AG Carinae shines with the brilliance of 1 million Suns, making it one of the brightest stars in the Milky Way. But that brilliance doesn’t come without its costs. The star is burning through its fuel at a rapid pace, causing it to erupt in fits and throw its outer layers into space. One or more past eruptions 10,000 years ago created the beautiful expanding shell of dust and gas captured in this Hubble image, taken to celebrate the space telescope’s 31st anniversary.
While these kinds of outbursts are typical for stars like AG Carinae — known as luminous blue variable stars — such stars are rare. Researchers have only found 50 luminous blue variables in our Local Group of galaxies.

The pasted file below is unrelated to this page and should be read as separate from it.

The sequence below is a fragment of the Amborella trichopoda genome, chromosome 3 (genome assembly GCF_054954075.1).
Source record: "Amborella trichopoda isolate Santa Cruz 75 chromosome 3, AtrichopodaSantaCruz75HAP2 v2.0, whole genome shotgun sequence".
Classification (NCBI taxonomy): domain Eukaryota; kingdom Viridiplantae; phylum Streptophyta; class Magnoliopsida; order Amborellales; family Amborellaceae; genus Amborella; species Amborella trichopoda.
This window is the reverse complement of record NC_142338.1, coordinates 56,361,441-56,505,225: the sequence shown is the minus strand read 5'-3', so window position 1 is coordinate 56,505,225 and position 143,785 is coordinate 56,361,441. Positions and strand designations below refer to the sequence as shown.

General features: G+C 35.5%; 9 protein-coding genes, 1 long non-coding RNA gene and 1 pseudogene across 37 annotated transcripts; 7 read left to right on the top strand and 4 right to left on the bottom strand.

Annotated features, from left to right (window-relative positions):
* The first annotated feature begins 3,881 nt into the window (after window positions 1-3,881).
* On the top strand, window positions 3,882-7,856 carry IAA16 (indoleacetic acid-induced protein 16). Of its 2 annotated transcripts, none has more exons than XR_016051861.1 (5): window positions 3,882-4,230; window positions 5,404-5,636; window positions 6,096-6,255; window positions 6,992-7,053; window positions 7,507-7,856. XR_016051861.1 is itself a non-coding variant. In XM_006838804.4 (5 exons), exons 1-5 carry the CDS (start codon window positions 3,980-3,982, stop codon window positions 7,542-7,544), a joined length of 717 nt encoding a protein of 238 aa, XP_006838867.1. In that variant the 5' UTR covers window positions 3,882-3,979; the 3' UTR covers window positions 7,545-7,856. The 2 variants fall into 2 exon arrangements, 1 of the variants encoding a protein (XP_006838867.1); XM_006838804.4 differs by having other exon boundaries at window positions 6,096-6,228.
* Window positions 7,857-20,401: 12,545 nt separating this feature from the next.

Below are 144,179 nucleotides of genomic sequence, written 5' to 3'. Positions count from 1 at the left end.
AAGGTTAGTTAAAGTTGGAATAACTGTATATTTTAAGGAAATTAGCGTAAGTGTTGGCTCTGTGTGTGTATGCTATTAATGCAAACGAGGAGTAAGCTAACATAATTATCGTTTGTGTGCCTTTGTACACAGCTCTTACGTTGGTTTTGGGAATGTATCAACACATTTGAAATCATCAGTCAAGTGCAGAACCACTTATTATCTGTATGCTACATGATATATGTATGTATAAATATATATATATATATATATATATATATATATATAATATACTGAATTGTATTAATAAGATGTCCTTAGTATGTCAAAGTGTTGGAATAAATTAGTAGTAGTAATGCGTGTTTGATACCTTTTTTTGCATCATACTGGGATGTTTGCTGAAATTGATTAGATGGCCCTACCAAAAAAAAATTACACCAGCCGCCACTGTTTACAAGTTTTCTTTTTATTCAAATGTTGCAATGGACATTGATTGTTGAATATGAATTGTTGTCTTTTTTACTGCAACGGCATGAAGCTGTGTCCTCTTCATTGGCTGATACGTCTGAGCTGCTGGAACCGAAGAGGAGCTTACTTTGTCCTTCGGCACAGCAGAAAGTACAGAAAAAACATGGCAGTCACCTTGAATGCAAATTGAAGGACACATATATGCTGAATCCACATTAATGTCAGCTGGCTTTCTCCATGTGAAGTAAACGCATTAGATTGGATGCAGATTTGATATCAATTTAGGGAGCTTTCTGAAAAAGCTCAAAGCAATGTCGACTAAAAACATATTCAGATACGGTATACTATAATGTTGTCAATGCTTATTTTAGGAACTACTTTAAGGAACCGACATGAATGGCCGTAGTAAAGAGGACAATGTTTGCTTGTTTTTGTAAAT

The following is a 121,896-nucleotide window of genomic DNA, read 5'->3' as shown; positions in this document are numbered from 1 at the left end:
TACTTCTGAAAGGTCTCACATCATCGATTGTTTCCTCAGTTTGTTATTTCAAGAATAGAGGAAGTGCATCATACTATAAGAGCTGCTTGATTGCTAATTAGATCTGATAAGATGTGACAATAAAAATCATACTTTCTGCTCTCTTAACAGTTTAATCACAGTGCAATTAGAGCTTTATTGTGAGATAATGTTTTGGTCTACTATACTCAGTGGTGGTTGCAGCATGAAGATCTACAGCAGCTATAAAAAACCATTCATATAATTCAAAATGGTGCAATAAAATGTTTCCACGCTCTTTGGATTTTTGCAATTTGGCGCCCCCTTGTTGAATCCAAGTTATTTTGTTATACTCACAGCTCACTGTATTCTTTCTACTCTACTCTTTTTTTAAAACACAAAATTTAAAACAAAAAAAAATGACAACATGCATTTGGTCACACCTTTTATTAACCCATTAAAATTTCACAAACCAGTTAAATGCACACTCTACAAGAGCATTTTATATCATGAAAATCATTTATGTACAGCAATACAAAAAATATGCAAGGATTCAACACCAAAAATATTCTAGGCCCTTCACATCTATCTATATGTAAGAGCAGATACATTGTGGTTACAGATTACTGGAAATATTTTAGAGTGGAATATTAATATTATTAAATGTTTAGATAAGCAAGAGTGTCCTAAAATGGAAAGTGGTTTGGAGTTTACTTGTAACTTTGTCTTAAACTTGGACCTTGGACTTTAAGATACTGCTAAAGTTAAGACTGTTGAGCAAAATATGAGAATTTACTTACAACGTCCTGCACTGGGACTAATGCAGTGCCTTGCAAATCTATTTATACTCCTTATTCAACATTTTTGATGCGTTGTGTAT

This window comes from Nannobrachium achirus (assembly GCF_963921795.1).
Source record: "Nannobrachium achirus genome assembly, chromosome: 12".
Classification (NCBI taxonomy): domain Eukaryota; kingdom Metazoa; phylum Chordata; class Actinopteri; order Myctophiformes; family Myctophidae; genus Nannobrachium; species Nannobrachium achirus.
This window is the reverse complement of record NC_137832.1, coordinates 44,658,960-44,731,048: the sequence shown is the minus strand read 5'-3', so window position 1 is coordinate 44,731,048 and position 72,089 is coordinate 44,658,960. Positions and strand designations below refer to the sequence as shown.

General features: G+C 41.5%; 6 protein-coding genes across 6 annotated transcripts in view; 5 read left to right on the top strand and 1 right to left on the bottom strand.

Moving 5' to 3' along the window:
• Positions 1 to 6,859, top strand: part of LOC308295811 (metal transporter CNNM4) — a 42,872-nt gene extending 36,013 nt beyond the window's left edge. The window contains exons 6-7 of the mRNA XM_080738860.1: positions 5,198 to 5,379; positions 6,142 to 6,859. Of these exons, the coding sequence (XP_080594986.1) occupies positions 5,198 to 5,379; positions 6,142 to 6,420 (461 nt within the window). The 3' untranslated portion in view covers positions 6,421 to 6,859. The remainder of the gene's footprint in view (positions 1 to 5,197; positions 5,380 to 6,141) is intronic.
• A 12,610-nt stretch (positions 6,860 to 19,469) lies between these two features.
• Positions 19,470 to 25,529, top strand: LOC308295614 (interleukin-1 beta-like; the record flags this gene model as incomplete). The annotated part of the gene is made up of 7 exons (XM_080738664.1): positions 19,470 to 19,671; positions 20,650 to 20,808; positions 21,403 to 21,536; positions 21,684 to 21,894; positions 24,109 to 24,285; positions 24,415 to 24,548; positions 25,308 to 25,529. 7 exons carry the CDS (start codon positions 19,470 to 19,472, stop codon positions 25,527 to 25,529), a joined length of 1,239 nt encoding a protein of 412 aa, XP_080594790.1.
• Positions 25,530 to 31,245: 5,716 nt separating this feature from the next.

Luminous blue variable stars live life in the fast lane, glamming up the galaxy for only a few million years before burning out. For comparison, the Sun’s lifetime is estimated at 10 billion years. The kinds of outbursts like the one seen above occur when the star is in danger of self-destructing. Gravity and light are constantly at war in these stars: Gravity pulls the outer material inward, while radiation pressure — the force of escaping photons — pushes it back out. This causes the star to expand or contract. When the outward pressure wins, the star balloons outward, putting it at risk of a gravity backlash that would result in a life-ending supernova. But like a volcano, the star can postpone its final eruption with a smaller one. After blowing off its outer layers, the star returns to its normal size and becomes inactive for a while — until its internal struggle flares up again.